How should Americans in general and Christians in particular understand what the “separation of church and state” means? Jonathan Leeman explains.
Pastor, unless Jesus comes back before you get a new job, then your church will have another pastor—and at least one of your jobs as the current pastor is to prepare your church for the next guy.
Jonathan Leeman explains how good government helps people to hear the gospel.
Jonathan Leeman chats about what the Noahic covenant teaches us about biblical justice.
When Paul says pastors must be “apt to teach,” what does he mean? That they must be really, really good preachers? That they must be able to draw a crowd?
Pastors shouldn’t be quarrelsome. But pastors must also contend for the truth. They must gently correct opponents. They must be immovable, steadfast. How do we manage all these diverse callings?
In this conversation, Jonathan Leeman chats with Ray Ortlund about what pastors need to remember when things are going well, what they need to remember when things are going poorly, and how he stays so “stinkin’ joyful.”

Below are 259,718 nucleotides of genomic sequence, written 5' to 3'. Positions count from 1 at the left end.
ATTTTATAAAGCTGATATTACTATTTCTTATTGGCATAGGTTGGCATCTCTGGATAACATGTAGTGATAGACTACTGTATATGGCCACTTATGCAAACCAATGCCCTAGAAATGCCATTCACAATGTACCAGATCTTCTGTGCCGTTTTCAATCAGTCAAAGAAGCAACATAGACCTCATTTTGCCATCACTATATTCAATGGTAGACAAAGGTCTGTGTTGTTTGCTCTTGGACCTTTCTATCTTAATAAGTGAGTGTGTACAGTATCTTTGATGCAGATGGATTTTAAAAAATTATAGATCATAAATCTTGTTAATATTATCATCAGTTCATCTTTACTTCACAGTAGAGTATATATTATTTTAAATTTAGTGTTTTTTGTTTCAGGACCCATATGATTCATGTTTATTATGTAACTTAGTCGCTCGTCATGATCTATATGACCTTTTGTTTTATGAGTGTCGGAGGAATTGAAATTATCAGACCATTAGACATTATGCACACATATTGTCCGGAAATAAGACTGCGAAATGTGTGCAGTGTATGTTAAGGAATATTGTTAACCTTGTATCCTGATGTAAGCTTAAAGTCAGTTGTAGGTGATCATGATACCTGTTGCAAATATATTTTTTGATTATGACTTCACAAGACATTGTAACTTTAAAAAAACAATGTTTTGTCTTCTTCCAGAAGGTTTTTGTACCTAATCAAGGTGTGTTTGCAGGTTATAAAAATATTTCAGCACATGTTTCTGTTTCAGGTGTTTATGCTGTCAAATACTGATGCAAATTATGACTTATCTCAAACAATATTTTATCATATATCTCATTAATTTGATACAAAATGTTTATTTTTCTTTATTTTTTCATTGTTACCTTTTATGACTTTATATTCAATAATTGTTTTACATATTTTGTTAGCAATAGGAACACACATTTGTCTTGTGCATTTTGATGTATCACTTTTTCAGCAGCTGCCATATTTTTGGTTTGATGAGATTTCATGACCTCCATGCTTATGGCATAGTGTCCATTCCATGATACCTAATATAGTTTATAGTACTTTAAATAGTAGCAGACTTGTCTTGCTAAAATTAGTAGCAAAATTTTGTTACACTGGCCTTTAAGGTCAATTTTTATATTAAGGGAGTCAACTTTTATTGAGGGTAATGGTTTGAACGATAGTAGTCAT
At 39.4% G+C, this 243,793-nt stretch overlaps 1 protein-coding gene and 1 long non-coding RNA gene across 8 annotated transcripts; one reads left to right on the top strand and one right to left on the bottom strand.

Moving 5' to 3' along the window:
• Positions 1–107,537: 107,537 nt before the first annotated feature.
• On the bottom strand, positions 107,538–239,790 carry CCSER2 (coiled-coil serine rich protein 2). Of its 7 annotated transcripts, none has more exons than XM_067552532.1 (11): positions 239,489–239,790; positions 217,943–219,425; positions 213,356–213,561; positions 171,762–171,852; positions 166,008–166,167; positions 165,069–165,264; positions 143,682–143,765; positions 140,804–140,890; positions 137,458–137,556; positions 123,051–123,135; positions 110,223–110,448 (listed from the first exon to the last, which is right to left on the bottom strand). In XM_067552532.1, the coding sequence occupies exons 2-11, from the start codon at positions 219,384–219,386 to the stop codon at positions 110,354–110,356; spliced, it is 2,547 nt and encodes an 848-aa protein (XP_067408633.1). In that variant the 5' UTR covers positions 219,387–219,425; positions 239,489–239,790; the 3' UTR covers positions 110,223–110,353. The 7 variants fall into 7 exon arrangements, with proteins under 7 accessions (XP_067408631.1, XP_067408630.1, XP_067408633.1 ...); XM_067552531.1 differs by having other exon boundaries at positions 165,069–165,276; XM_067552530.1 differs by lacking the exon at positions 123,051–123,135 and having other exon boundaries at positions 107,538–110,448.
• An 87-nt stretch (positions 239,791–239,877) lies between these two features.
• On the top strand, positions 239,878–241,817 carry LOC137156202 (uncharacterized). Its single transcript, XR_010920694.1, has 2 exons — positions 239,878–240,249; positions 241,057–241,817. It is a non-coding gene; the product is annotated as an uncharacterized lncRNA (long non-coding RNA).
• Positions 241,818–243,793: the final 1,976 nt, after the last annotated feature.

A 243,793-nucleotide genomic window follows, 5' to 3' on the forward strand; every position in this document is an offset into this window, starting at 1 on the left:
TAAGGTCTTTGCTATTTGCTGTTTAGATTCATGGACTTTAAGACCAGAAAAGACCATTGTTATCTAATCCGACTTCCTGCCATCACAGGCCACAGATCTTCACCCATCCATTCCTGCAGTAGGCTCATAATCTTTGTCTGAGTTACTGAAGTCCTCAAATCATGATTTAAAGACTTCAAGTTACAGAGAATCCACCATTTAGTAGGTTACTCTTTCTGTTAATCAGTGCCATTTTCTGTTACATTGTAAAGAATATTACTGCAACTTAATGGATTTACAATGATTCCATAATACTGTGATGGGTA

In this conversation, Jonathan Leeman chats with Aaron Menikoff about his article, and why pastors of all people must care about their personal holiness.
Churches ought to be generous with their people and their money. Jonathan Leeman chats with pastor Paul Martin about this vital principle of shepherding.
Why would 9Marks feel compelled to respond to Grace Community Church’s elders and raise these points right now?
Jonathan and Mark chat about Grace Community Church’s decision, civil disobedience, and how Christians ought to approach this season with an extra amount of charity and grace.
Before your church follows John MacArthur’s Grace Community Church and begins to gather in defiance of governmental orders this Sunday, I’d like to suggest that civil disobedience may not be the only legitimate or moral course of action at this moment.
Jonathan Leeman asks Mark Dever to reflect on his friendship with J. I. Packer.
As Christians, we know we should pray. But too often, we fail to because we simply don’t desire to.
As a pastor, how many times have you heard a member tell you, “I’m so sorry we missed last Sunday—we just couldn’t make it with everything we have going on!”?